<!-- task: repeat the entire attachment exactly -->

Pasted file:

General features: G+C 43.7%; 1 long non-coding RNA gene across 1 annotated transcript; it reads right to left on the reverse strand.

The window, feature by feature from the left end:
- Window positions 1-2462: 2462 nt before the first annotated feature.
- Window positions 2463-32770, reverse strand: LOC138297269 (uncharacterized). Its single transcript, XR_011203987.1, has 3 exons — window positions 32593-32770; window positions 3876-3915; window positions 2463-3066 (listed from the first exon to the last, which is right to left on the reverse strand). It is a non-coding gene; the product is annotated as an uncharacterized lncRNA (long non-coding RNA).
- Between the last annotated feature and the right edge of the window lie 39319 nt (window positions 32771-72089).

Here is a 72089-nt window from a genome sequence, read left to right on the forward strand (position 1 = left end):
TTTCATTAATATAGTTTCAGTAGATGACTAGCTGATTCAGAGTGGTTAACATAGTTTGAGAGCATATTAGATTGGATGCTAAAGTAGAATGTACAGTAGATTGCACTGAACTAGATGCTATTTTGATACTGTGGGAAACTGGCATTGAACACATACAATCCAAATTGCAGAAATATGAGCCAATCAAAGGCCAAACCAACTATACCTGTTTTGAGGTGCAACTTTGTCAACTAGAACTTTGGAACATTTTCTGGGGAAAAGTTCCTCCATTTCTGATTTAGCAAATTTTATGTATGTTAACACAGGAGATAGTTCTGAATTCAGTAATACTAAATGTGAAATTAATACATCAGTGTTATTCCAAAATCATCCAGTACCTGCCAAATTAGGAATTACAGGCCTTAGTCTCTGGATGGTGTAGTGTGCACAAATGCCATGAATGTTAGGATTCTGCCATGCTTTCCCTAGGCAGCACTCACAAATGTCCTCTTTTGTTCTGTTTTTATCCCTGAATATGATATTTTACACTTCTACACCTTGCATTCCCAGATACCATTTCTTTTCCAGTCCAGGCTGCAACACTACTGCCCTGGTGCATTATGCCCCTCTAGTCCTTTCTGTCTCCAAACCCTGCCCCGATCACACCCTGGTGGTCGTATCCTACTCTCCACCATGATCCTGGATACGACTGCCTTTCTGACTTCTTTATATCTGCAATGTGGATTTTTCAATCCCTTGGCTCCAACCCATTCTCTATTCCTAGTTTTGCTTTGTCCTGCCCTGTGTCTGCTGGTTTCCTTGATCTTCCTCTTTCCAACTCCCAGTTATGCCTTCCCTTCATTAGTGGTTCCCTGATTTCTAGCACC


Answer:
General features: G+C 43.7%; 1 long non-coding RNA gene across 1 annotated transcript; it reads right to left on the reverse strand.

The window, feature by feature from the left end:
- Window positions 1-2462: 2462 nt before the first annotated feature.
- Window positions 2463-32770, reverse strand: LOC138297269 (uncharacterized). Its single transcript, XR_011203987.1, has 3 exons — window positions 32593-32770; window positions 3876-3915; window positions 2463-3066 (listed from the first exon to the last, which is right to left on the reverse strand). It is a non-coding gene; the product is annotated as an uncharacterized lncRNA (long non-coding RNA).
- Between the last annotated feature and the right edge of the window lie 39319 nt (window positions 32771-72089).

Here is a 72089-nt window from a genome sequence, read left to right on the forward strand (position 1 = left end):
TTTCATTAATATAGTTTCAGTAGATGACTAGCTGATTCAGAGTGGTTAACATAGTTTGAGAGCATATTAGATTGGATGCTAAAGTAGAATGTACAGTAGATTGCACTGAACTAGATGCTATTTTGATACTGTGGGAAACTGGCATTGAACACATACAATCCAAATTGCAGAAATATGAGCCAATCAAAGGCCAAACCAACTATACCTGTTTTGAGGTGCAACTTTGTCAACTAGAACTTTGGAACATTTTCTGGGGAAAAGTTCCTCCATTTCTGATTTAGCAAATTTTATGTATGTTAACACAGGAGATAGTTCTGAATTCAGTAATACTAAATGTGAAATTAATACATCAGTGTTATTCCAAAATCATCCAGTACCTGCCAAATTAGGAATTACAGGCCTTAGTCTCTGGATGGTGTAGTGTGCACAAATGCCATGAATGTTAGGATTCTGCCATGCTTTCCCTAGGCAGCACTCACAAATGTCCTCTTTTGTTCTGTTTTTATCCCTGAATATGATATTTTACACTTCTACACCTTGCATTCCCAGATACCATTTCTTTTCCAGTCCAGGCTGCAACACTACTGCCCTGGTGCATTATGCCCCTCTAGTCCTTTCTGTCTCCAAACCCTGCCCCGATCACACCCTGGTGGTCGTATCCTACTCTCCACCATGATCCTGGATACGACTGCCTTTCTGACTTCTTTATATCTGCAATGTGGATTTTTCAATCCCTTGGCTCCAACCCATTCTCTATTCCTAGTTTTGCTTTGTCCTGCCCTGTGTCTGCTGGTTTCCTTGATCTTCCTCTTTCCAACTCCCAGTTATGCCTTCCCTTCATTAGTGGTTCCCTGATTTCTAGCACC